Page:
Mental health issues affect entire families. Different family members have different needs and different opinions about how to address mental stability. MH Mediate Founder Dan Berstein learned a lot about the nuances of family mental health conflicts by working with his own family, studying mental health, and developing mediation programs and trainings geared toward families with mental health issues.
Mediation can help families reach agreements regarding any kind of conflict.
Learn more about mediation by clicking here.
We also offer original mental health communication and conflict resolution trainings to groups of family members affected by mental health issues. Here is an example program:
Resolve Family Conflicts teaches families to understand the kinds of conflicts that occur in mental health situations, the opportunities to overlap, and the skills needed for resolution. We explore three types of agreements – communication, living, and sensitivities. This 60 minute training will teach you to:
- Appreciate Sources of family mental health conflicts
- Understand the Overlap across different sides of family conflicts
- Validate different points of view
- Add Options by elaborating without agreeing
- Reach Agreements about communication, living arrangements, and sensitivities
Click here to learn more about the training and schedule your personal replay
How My Family Could Have Used Mediation During My Bipolar Disorder
by Dan Berstein, Founder of MH Mediate
During my first bipolar episode, my parents and I did our best to stay connected. Throughout my mania we had struggled to communicate. I was hard to reach, buried beneath distress and psychosis. But my parents kept trying to get through to me and hear me. I felt so loved as they worked with me, listening patiently through a stream of intensely fragmented thoughts. For my part, I remember one moment when I tried to condense my immense thoughts into manageable pictures for my father. “Passion, Puzzle, Pal” I said. “P! P! P!” I cried. I kept trying to make it simpler so he could understand.
Ultimately, we couldn’t get through to each other. I felt more isolated, and I became sicker. Everything changed after the psych ward and diagnosis. My loved ones began dismissing my earnest voice as symptomatic of a disease. It became hard to talk with them and get feedback because I did not feel respected as a person making his own choices. As much as I desperately wished to get their input on my life decisions, I was afraid to tell them my vulnerabilities. What if, instead of supporting me, my parents made me more nervous? What if, when I confessed my fears, they saw those confessions as evidence of my sickness instead of opportunities to reassure me and help me feel stronger?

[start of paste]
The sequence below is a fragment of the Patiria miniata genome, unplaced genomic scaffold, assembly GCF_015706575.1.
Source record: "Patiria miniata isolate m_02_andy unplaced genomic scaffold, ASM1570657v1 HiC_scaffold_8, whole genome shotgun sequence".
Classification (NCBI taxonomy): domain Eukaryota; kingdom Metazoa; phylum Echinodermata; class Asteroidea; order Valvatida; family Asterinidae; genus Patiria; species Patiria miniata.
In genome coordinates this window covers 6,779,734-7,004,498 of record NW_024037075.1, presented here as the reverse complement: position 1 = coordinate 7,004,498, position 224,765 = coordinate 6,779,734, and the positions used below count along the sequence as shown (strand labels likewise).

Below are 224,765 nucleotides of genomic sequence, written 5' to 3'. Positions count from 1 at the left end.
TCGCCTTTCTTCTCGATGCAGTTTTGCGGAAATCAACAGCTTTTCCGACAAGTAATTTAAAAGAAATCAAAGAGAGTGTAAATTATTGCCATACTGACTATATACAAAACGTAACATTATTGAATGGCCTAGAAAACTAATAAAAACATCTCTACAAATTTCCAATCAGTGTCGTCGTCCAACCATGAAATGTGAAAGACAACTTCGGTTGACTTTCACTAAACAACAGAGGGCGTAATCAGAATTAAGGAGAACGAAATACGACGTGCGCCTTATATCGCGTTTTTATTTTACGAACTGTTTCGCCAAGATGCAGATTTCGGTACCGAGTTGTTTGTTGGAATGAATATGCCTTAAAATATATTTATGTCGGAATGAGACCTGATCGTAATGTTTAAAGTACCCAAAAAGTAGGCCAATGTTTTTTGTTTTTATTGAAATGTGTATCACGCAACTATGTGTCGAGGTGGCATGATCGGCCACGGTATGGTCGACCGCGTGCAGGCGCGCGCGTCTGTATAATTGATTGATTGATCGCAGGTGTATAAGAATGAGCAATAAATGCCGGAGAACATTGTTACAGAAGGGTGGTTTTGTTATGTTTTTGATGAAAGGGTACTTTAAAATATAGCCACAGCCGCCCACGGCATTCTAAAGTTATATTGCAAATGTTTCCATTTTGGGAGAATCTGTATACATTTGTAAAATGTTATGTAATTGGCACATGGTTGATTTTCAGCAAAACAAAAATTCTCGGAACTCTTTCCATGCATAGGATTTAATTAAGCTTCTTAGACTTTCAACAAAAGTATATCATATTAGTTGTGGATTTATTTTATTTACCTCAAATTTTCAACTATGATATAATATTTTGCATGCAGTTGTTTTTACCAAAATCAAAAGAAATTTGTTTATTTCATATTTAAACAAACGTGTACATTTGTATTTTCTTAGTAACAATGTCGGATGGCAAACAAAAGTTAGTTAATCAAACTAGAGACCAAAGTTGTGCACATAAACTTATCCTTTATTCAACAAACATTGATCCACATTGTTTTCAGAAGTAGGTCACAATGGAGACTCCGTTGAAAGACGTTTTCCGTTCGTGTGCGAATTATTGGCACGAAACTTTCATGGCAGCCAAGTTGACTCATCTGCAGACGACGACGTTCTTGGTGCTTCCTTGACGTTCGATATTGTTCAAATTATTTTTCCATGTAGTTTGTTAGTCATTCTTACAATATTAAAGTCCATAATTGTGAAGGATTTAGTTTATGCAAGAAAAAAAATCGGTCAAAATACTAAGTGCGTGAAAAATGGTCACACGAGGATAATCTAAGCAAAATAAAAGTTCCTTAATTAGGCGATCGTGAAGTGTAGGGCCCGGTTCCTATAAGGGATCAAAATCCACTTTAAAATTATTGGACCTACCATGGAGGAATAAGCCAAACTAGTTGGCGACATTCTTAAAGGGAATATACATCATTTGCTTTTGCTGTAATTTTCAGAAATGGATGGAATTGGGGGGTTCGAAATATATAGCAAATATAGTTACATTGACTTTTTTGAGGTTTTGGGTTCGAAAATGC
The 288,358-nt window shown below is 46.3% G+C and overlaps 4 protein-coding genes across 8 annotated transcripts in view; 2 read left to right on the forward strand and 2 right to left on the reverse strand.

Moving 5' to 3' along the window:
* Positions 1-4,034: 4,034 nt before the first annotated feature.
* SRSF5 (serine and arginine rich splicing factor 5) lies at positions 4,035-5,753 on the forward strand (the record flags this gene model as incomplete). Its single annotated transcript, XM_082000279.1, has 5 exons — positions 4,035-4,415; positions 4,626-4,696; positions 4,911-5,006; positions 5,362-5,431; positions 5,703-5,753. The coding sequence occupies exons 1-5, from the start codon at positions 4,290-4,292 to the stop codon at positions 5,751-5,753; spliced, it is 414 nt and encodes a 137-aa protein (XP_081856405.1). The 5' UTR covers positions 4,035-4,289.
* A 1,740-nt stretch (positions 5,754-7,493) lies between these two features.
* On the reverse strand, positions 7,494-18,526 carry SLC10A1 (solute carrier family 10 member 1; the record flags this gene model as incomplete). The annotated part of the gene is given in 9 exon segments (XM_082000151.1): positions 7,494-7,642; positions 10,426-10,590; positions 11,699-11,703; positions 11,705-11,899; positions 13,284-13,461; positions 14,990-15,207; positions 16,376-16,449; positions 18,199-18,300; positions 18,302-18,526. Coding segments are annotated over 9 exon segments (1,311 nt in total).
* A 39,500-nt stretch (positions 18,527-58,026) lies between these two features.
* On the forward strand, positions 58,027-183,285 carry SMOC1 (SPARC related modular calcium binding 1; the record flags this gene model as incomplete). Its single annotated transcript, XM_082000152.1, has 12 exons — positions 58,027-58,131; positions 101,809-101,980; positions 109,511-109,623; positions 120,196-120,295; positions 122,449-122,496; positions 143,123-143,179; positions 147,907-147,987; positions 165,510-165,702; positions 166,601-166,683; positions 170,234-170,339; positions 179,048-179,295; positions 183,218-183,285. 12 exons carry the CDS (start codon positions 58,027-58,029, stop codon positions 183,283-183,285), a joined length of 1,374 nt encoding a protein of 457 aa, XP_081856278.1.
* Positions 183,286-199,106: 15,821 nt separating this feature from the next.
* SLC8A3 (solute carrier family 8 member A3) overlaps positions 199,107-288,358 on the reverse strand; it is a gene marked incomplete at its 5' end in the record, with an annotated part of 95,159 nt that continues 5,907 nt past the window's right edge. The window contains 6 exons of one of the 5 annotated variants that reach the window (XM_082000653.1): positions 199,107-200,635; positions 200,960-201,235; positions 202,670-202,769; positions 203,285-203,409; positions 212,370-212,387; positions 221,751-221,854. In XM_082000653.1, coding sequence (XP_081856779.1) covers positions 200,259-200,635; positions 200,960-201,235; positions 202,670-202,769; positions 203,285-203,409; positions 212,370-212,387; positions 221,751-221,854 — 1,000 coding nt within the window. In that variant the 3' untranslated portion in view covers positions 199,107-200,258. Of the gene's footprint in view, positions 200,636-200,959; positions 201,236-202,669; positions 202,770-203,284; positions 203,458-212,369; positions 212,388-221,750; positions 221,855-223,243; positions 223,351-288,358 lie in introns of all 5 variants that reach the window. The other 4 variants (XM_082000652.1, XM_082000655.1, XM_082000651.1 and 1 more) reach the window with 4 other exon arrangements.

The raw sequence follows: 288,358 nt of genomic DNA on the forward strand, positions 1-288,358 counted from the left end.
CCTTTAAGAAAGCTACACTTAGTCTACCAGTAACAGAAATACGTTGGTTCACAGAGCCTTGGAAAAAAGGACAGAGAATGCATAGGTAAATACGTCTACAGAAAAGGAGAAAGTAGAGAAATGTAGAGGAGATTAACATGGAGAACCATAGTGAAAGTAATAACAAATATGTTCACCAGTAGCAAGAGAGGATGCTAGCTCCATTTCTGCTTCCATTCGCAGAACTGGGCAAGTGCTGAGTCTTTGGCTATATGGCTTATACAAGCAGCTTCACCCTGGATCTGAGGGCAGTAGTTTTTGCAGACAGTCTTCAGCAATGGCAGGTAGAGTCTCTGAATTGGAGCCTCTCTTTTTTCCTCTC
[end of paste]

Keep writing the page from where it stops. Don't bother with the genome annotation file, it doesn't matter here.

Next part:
My family felt the same way I did – eager to communicate but scared that their opening up would make things worse. Although they wondered if they had behaved in ways that worsened my problems, they were reluctant to say so. What if I made them walk around on eggshells around me for the rest of their lives? As much as they wanted to talk with me, they also felt like they had missed signs of trouble before because they deferred to my perspective. Had their listening allowed me to escalate into illness? Might that happen again if they stopped staying vigilant for potential symptoms?
We were all reluctant to listen to one another. Over time, we became stuck inside our own separate perspectives. We grew apart and this distance disrupted our bonding activities that had nothing to do with mental illness. We had fewer meals together and stopped going to movies together. We drifted apart because of the communication impasse.
The disconnect we experienced inspired me to look for ways to appreciate different perspectives in mental health and help them interact. For the past decade, I have been on a quest to help people hear each other amidst the confusing landscape of mental illness. After spending many years immersing myself in various points of view, ranging from the medical model to alternatives, mainstream to radical, family member-focused to peer-focused, I realized they all have truth in them. Facilitating support groups of young people living with mental illness some nights, and their family members others, I saw great potential for them to have empowered discussions but I didn’t know how that could happen.
Then I found mediation. Mediation is a confidential process where a neutral person – a mediator – helps people in conflict have a difficult conversation. Mediators do not give advice or make decisions. They provide a loose structure for the conversation, they listen to everyone, and they reflect what they’ve heard. They help people hear one another and make their own decisions. Mediation is not the same as therapy because it is not treatment. Mediators do not have a therapeutic approach, and mediation is limited to a few sessions focused on specific agreements. Mediations empower everyone involved to express and balance their true perspectives, addressing all parties as equals.
I’ve spent the past several years developing a mediation model specifically targeted at helping loved ones navigate conflicts related to mental illness. I’ve delivered trainings to mediation centers in a dozen states, and I have started offering mediation services in New York City so families can reach agreements about communication plans, wellness plans, and sensitivity plans.
If you are interested in exploring mediation or trainings, e-mail firstname.lastname@example.org to learn more.